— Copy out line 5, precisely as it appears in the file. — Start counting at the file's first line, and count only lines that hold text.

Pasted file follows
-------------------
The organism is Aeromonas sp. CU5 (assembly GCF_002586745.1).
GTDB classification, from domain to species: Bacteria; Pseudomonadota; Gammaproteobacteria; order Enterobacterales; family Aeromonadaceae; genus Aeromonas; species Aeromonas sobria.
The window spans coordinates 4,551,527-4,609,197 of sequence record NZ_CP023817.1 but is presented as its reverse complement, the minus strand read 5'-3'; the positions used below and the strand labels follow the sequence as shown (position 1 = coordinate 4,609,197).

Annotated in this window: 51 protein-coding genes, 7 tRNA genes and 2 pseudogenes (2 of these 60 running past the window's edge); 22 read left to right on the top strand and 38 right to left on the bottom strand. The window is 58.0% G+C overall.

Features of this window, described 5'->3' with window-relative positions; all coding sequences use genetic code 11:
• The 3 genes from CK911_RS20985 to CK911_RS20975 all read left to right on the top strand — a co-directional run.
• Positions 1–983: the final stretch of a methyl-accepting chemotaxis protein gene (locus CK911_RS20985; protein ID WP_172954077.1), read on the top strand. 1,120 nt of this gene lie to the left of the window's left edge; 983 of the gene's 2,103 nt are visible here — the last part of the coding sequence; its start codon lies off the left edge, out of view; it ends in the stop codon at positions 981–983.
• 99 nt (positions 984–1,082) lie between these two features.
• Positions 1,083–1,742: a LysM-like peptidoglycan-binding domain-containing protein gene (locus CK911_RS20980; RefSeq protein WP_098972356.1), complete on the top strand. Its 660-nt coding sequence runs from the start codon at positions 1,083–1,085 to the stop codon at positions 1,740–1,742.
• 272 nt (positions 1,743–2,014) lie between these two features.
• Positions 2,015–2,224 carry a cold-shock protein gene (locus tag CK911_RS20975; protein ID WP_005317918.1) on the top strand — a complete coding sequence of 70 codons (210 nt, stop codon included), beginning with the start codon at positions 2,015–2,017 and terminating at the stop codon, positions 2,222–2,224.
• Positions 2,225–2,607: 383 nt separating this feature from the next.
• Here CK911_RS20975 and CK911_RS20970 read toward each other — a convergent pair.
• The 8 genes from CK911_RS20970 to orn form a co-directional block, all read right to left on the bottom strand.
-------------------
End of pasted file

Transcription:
Features of this window, described 5'->3' with window-relative positions; all coding sequences use genetic code 11: